Don’t ask a question when you may not like the answer.
CNN anchor Chris Cuomo learned that lesson the hard way Thursday, as Twitter users proved all too willing to point out examples of biased and unethical behavior by the “Cuomo Prime Time” host.
The trouble began for Cuomo after he decided to confront a social media critic who told him “you constantly deny facts you dont [sic] like.”
“Name one?” Cuomo asked, adding: “Tick tock”.
Twitter users obliged the anchor’s request, with some listing several offenses.
“You broke quarantine while actually sick with COVID,” recalled Post columnist Karol Markowicz.
Indeed, Cuomo got in hot water in April of last year — days after announcing he had tested positive for COVID-19 — when a Hamptons cyclist called him out for violating rules against unnecessary travel set out by his governor brother Andrew.
The week after the heated confrontation with the cyclist (who claimed Cuomo told him, “Who the hell are you?! I can do what I want!”), the anchor staged what he called his “official reentry” from his basement, having been purportedly “cleared by the CDC.”
“Anything that has to do with your brother?” chimed in Fox News senior meteorologist Janice Dean, a persistent critic of Andrew Cuomo.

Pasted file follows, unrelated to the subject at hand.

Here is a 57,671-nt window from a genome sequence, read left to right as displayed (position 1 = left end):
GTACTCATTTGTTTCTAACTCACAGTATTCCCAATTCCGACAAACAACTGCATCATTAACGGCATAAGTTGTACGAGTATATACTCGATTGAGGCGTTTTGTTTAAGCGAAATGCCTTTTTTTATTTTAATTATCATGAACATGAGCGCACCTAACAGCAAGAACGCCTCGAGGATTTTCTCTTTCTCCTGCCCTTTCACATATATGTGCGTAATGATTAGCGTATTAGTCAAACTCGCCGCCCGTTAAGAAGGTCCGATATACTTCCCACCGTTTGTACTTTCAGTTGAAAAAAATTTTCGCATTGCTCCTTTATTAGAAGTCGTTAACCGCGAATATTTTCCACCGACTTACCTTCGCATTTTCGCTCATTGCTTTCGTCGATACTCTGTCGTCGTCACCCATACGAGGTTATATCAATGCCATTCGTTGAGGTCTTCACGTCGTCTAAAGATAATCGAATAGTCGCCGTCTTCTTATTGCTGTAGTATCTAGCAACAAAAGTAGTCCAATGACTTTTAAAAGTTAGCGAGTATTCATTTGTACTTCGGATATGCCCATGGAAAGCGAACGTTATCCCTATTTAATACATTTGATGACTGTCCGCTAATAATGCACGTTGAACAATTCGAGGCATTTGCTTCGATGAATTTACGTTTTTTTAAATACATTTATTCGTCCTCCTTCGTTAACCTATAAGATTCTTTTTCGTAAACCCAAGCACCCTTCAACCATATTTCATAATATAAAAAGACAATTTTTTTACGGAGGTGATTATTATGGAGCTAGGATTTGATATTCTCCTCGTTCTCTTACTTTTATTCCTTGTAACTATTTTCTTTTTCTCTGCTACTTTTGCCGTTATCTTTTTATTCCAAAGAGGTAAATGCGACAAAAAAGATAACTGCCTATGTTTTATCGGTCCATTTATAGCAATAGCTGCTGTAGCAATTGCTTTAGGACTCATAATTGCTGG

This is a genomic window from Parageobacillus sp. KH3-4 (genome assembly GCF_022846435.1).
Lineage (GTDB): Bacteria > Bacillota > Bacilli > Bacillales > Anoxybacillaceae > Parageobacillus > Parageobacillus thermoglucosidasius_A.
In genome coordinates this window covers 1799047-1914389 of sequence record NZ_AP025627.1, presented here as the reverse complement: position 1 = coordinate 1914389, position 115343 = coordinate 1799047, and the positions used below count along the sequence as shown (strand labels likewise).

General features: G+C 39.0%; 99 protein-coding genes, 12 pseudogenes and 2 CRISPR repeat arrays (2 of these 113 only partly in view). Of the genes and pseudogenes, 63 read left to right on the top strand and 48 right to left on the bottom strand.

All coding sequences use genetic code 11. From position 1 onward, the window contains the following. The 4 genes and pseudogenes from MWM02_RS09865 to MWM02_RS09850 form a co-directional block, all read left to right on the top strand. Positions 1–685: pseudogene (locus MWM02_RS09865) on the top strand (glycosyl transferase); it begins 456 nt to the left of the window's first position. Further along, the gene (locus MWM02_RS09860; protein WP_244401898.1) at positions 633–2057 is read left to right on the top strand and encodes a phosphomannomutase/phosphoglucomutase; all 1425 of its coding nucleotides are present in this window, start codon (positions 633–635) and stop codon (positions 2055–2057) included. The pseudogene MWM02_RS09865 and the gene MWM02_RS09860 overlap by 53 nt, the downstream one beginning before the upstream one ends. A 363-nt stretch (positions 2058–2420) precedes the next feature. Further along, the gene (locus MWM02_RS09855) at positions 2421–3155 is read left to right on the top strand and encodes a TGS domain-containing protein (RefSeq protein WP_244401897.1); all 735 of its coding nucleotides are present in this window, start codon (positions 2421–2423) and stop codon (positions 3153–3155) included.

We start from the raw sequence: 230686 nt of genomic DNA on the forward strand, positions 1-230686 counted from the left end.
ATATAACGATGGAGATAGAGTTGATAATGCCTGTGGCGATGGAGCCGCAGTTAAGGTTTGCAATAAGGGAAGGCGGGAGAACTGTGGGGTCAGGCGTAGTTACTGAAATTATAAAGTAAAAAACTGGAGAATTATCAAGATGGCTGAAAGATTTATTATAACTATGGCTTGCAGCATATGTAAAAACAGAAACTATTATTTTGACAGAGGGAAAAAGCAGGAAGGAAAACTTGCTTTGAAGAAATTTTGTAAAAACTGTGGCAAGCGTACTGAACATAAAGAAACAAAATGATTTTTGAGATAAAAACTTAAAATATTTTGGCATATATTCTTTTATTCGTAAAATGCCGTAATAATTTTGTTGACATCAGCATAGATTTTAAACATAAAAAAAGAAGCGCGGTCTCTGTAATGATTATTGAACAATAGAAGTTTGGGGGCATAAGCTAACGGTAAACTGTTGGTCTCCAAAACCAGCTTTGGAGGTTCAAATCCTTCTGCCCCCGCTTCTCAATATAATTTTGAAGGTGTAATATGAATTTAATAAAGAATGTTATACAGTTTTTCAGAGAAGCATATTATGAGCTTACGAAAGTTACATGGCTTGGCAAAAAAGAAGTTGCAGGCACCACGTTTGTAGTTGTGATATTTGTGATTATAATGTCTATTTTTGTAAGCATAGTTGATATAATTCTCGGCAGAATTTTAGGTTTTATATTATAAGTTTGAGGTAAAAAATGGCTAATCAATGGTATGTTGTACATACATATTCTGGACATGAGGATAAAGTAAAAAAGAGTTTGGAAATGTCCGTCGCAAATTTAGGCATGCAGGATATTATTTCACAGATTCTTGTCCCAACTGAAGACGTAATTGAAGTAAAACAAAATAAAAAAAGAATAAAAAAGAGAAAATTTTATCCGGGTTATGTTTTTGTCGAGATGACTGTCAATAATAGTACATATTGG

CNN heavily promoted the Cuomo Brothers double act on “Cuomo Primetime” during the early days of the coronavirus pandemic. The segments often devolved into cringeworthy lovefests in which the siblings “humorously” squabbled over who their mother’s favorite was, the size of Andrew Cuomo’s nose and the governor’s mercifully brief status as a sex symbol.
The laughter came to an abrupt end earlier this year, when multiple women accused the governor of sexual misconduct. In February of this year, CNN said it had reinstated its “rule” preventing Chris Cuomo from interviewing his famous family member after apparently lifting it to allow the yukfests that marked the spring of 2020.
On March 1, Chris Cuomo told his loyal viewers that he was “aware of what’s going on with my brother, and obviously I cannot cover it, because he is my brother. Now, of course CNN has to cover it. They have covered it extensively and they will continue to do so.”
In May, The Washington Post reported that Chris Cuomo was not merely “aware” of the allegations against his brother, but he had advised the scandal-stricken governor to respond to the allegations — at one point saying the claims were an example of “cancel culture.” The revelation led to calls for the anchor to be fired from CNN and earned him and the network a rebuke from the Poynter Institute, a prominent journalism think tank, as well as colleague Jake Tapper.
Commentator Drew Holden responded to Cuomo’s challenge with a list of other missteps by the anchor, including giving interview slots to Florida coronavirus conspiracy theorist Rebekah Jones and disgraced attorney Michael Avenatti.
By Thursday evening, Cuomo’s initial challenge had been retweeting 347 times and drawn more than 1,900 responses — a heavy ratio against the CNN anchor.